What You Need To Know About Sunscreen Before Heading Out

You might be surprised...

What You Need To Know About Sunscreen Before Heading Out
5 Sun Smart Facts to keep you burn free

Sunscreen, it’s a daily part of life here in North Queensland, but knowing just how it works can help you choose what’s best for you, get the most of out of what you buy, and seem like a minor genius around the water cooler.

So test yourself on these hot facts, and soak up your favourites.

1 -There are two main types of Sunscreen Ingredients.

They’re broken down into “Absorbers”, which absorb UV, and “Reflectors”, which scatter that UV away from your skin.

2- SPF – Sun Protection Factor.

The SPF number on sunscreen actually reflects the amount of time it will take for skin to burn, when wearing the cream. So SPF 30, will give you 30 times the amount of sun time, compared to wearing nothing at all. So if it takes you 10 minutes to burn, and you put on SPF 30, that’s 300 minutes of sun safety. Now this is all worked out in lab conditions and doesn’t take into account the cream wearing off with surf or sweat, so be sure to reapply often.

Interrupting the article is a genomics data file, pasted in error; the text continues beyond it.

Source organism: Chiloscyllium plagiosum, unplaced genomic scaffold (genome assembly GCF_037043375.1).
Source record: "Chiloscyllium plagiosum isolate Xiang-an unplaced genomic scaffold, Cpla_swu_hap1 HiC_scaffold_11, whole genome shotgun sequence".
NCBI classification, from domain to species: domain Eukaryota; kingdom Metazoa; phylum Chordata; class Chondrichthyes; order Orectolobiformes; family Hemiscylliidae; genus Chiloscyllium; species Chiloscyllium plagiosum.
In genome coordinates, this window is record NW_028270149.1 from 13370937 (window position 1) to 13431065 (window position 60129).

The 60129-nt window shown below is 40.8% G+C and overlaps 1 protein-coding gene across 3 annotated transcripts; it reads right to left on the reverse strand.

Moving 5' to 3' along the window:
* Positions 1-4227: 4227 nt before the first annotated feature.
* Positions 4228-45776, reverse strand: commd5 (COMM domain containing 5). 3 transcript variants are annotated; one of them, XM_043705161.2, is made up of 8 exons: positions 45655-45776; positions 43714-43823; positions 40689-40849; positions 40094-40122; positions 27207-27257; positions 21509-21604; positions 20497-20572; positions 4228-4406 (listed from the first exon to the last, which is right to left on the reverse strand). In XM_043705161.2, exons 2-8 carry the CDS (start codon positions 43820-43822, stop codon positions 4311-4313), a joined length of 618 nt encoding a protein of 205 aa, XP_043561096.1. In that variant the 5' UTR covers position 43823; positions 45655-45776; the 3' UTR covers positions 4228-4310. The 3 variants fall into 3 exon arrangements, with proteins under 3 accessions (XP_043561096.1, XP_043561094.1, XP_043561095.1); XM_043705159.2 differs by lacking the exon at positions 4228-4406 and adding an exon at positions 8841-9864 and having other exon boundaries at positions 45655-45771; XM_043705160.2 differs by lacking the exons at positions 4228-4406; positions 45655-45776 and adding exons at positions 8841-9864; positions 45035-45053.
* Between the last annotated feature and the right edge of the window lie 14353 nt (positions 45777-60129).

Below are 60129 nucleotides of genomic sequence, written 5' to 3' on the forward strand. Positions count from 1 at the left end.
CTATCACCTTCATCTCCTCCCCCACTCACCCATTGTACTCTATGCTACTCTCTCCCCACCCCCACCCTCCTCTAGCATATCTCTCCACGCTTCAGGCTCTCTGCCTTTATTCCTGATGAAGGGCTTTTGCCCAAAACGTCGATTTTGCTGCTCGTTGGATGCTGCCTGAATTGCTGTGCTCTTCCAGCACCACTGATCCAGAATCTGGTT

3- Broad Spectrum

There are two types of dangerous UV rays, they are “UVA” and “UVB”.

Broad Spectrum means it protects against both kinds, which is pretty important, because both can contribute to increased risks of skin cancer.

4- Sunscreen Times

To get the most out of our sunscreen, you want it fully applied and rubbed in about 20 minutes before you actually get in the sun. It’s also important to make sure it’s fully on and dry before you go swimming. It’s still a good idea to reapply after sweaty exercise or a quick dip.

5- Is Sunscreen Enough?

Ok this is an easy one, but we couldn’t write an article about “Slop” without mentioning our good friends “Slip and Slap”. Yep, Sunscreen is magical and sciencey, but to be really sun-smart remember to add a hat and shirt to your sun protection combo, and the most effective protection of all, is to take advantage of shade, especially when UV levels are at their highest.